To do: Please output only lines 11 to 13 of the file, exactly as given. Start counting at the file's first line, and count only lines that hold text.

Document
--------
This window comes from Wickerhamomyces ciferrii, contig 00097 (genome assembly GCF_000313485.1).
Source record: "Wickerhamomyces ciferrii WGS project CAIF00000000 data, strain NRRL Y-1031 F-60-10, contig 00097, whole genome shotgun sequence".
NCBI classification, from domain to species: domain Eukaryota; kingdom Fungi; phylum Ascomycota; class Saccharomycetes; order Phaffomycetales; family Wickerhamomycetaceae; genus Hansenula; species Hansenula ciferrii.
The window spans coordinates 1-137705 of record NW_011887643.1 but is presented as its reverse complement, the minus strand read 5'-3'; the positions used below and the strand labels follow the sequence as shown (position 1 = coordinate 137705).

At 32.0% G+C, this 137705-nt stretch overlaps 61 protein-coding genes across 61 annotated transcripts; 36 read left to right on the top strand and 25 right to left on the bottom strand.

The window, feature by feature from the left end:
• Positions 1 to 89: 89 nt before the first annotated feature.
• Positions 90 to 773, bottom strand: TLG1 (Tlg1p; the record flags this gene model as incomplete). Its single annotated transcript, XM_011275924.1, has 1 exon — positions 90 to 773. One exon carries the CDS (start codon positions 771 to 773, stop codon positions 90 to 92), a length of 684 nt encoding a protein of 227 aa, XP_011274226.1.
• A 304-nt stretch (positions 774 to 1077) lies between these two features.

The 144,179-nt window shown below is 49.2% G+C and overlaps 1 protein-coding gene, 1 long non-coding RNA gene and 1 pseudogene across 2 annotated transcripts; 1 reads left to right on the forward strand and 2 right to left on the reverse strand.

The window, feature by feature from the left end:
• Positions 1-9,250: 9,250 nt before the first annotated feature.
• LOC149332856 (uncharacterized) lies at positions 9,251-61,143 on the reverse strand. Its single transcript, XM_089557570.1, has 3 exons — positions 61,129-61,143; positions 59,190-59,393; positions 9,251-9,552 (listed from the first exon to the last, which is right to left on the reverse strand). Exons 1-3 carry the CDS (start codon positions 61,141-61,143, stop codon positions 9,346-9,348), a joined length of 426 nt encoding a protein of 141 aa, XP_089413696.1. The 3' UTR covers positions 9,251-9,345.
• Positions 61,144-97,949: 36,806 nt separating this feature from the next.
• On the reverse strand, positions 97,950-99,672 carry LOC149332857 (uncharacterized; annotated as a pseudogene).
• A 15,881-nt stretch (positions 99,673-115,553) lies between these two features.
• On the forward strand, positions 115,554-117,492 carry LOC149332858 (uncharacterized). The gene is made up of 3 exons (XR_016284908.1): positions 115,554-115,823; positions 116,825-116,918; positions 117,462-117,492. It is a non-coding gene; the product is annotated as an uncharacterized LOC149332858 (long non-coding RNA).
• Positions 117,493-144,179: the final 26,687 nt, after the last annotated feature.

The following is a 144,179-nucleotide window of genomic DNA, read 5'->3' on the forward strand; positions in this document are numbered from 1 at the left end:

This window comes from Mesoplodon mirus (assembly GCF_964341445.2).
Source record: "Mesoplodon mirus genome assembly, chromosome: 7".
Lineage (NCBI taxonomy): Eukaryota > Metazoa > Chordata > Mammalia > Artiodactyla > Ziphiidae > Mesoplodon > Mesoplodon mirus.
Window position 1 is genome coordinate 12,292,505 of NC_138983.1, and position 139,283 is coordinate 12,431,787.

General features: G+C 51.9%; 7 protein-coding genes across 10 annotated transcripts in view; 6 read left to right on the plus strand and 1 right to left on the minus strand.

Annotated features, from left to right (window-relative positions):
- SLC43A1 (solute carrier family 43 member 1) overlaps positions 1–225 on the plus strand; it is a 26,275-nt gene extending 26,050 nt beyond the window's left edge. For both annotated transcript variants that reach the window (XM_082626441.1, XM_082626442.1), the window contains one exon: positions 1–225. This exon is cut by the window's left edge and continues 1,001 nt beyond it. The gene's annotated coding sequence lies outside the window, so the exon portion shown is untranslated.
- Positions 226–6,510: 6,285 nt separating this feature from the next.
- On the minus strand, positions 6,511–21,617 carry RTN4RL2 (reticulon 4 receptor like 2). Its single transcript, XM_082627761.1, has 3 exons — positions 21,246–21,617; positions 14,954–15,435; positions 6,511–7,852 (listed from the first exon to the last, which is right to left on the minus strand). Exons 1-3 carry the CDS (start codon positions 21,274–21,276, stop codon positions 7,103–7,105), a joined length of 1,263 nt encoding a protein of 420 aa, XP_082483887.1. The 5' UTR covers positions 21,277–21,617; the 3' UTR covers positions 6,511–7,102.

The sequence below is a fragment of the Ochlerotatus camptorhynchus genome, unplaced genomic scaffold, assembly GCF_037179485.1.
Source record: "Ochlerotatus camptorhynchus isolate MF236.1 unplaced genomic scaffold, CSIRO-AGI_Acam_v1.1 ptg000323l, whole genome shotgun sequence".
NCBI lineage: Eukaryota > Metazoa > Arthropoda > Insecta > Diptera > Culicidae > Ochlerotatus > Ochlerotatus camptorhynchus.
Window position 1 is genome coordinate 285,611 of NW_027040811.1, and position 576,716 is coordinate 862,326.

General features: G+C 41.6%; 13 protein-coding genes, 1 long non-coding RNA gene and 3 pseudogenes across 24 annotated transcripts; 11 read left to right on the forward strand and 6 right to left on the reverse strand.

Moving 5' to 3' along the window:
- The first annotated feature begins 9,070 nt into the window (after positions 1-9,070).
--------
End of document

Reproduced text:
The window, feature by feature from the left end:
• Positions 1-9,250: 9,250 nt before the first annotated feature.
• LOC149332856 (uncharacterized) lies at positions 9,251-61,143 on the reverse strand. Its single transcript, XM_089557570.1, has 3 exons — positions 61,129-61,143; positions 59,190-59,393; positions 9,251-9,552 (listed from the first exon to the last, which is right to left on the reverse strand). Exons 1-3 carry the CDS (start codon positions 61,141-61,143, stop codon positions 9,346-9,348), a joined length of 426 nt encoding a protein of 141 aa, XP_089413696.1. The 3' UTR covers positions 9,251-9,345.